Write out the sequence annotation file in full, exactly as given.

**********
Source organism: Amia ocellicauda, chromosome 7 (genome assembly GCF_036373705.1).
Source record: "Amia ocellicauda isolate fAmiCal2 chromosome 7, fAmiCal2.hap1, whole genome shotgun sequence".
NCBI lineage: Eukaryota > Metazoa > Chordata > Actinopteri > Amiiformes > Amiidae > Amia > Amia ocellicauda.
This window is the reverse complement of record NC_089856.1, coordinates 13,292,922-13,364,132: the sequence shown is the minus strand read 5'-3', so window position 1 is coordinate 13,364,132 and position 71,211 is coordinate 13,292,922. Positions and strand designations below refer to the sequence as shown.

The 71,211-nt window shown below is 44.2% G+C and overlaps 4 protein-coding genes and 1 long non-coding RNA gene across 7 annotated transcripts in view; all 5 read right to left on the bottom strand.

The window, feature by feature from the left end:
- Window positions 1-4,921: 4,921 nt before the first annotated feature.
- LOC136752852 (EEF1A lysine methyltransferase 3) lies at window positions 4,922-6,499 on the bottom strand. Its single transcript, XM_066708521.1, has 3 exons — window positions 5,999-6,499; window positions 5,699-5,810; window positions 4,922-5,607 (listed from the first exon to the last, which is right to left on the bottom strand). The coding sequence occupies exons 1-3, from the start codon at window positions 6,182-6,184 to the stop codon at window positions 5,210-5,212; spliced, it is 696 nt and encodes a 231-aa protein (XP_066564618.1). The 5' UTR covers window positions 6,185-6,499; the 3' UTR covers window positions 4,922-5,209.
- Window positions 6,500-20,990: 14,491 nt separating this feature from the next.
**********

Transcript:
Source organism: Amia ocellicauda, chromosome 7 (genome assembly GCF_036373705.1).
Source record: "Amia ocellicauda isolate fAmiCal2 chromosome 7, fAmiCal2.hap1, whole genome shotgun sequence".
NCBI lineage: Eukaryota > Metazoa > Chordata > Actinopteri > Amiiformes > Amiidae > Amia > Amia ocellicauda.
This window is the reverse complement of record NC_089856.1, coordinates 13,292,922-13,364,132: the sequence shown is the minus strand read 5'-3', so window position 1 is coordinate 13,364,132 and position 71,211 is coordinate 13,292,922. Positions and strand designations below refer to the sequence as shown.

The 71,211-nt window shown below is 44.2% G+C and overlaps 4 protein-coding genes and 1 long non-coding RNA gene across 7 annotated transcripts in view; all 5 read right to left on the bottom strand.

The window, feature by feature from the left end:
- Window positions 1-4,921: 4,921 nt before the first annotated feature.
- LOC136752852 (EEF1A lysine methyltransferase 3) lies at window positions 4,922-6,499 on the bottom strand. Its single transcript, XM_066708521.1, has 3 exons — window positions 5,999-6,499; window positions 5,699-5,810; window positions 4,922-5,607 (listed from the first exon to the last, which is right to left on the bottom strand). The coding sequence occupies exons 1-3, from the start codon at window positions 6,182-6,184 to the stop codon at window positions 5,210-5,212; spliced, it is 696 nt and encodes a 231-aa protein (XP_066564618.1). The 5' UTR covers window positions 6,185-6,499; the 3' UTR covers window positions 4,922-5,209.
- Window positions 6,500-20,990: 14,491 nt separating this feature from the next.